Ok, gotta run to take some food to a funeral and go to a baby shower. Ah, the joys of living in a small town… fresh air, lots of family, and lots of good long stories over coffee!

tag: , , , , , , ,
tag:

Tips for minimizing teacher stress

  • Discover 10 stress-busting secrets for healthy teachers. What simple routines will help you handle the stress?
  • Simple advice for coping with stress at work.
  • Learn tips to help you deal with difficult colleagues and students (even those who "hate" you -- yes it is possible!)
I hate spam. Unsubscribe any time. Powered by ConvertKit

I love students! Best teacher blog winner * Mom * Speaker * author * HOST 10-Minute Teacher Show * @Mashable Top Teacher on Twitter * top #edtech Twitterer

Please note: I reserve the right to delete comments that are offensive or off-topic.

7 thoughts on “Live and Let Blog

  1. I’ve been reading your blog for a while now and wanted to comment on this post. This is something I’ve struggled with in my own blog. While my numbers show that I have a pretty good core of people who read my blog personally, usually it is only a handful of people who comment on a post. So then I start wondering if I should be doing something different.

    My blog originally started as an educational blog, but let’s face it, being a teacher is not my only persona, so I have shared other things about my life outside of the classroom. This is something I’ve struggled with because then I worry if people have an expectation that I should only write about educational issues. I’ve finally come to the conclusion that my blog should be a reflection of who I am, both personally and professionally.

    The numbers have become less relevant to me. I figure that as long as I have people who are reading my blog then that’s a good thing.

  2. Vicki –

    I think you’ve really hit on something when you say, “However, I truly feel the emotional aspect of this whole thing is what our kids are going through! We see this playing out in the desire of teenagers to be Youtube stars. We see it everywhere. When we experience it, we begin to recognize it in others.”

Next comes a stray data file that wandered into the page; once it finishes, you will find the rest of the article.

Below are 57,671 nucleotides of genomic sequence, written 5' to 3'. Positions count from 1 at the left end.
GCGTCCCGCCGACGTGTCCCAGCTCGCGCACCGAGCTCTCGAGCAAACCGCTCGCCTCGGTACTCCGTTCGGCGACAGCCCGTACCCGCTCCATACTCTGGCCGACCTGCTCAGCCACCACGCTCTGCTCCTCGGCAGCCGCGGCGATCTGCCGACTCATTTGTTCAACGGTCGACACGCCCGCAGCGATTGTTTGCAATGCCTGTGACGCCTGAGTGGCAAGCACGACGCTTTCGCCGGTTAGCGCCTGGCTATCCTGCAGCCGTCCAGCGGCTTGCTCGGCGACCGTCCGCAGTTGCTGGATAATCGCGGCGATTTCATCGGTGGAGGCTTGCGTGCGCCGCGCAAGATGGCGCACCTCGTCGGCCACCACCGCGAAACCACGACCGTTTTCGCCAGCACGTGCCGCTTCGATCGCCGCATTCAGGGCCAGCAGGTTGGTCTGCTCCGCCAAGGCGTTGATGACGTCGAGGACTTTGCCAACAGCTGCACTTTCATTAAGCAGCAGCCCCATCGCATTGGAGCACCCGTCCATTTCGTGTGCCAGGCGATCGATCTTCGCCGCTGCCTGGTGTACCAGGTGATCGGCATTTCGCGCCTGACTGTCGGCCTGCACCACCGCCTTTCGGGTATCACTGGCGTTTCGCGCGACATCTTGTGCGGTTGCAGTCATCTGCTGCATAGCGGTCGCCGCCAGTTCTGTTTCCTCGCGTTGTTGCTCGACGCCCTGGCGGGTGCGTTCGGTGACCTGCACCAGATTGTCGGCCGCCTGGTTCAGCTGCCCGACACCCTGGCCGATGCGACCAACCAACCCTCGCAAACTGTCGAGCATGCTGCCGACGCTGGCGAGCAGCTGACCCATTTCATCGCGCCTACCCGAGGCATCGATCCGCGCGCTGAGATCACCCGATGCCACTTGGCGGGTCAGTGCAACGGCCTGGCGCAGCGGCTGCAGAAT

This rings so true for me and is one of the reasons I immerse myself in social networking (although I do love it, I somewhat treat it as research). I’ve posted several times on trying to understand this entirely new social dimension that our students are experiencing and I have to admit that it’s entirely different than anything I experienced as a kid. You’re right, some of the emotions being shared over Jon’s post reflect a bit of the experience of our students have on a daily basis – having something written about them and responding. What happens sometimes (and I’ve done this myself a few times) is even adults respond too quickly in the heat of the moment and don’t practice the “wait until you cool down” method of response. In the extremely civil world of the edublogosphere, this never becomes hurtful or hateful, but unfortunately it can elsewhere. Sorry to get off on a tangent, but what I’m trying to say is that participating in this world makes all of us better teachers. We’re learning the lessons that we need to share with our students, thanks for bringing that point up.

    And not sure if you got my dm’s on twitter, but thanks for taking the time to use diigo annotations to comment on my post – I’ve since reconsidered and edited to open comments.
    I also included your annotations, since only diigo readers are able to see them otherwise.

  3. @ms-teacher – I actually have several blogs with different content — one for business people and idea people and another for my christian blog — I even have one w/ kid appropriate content.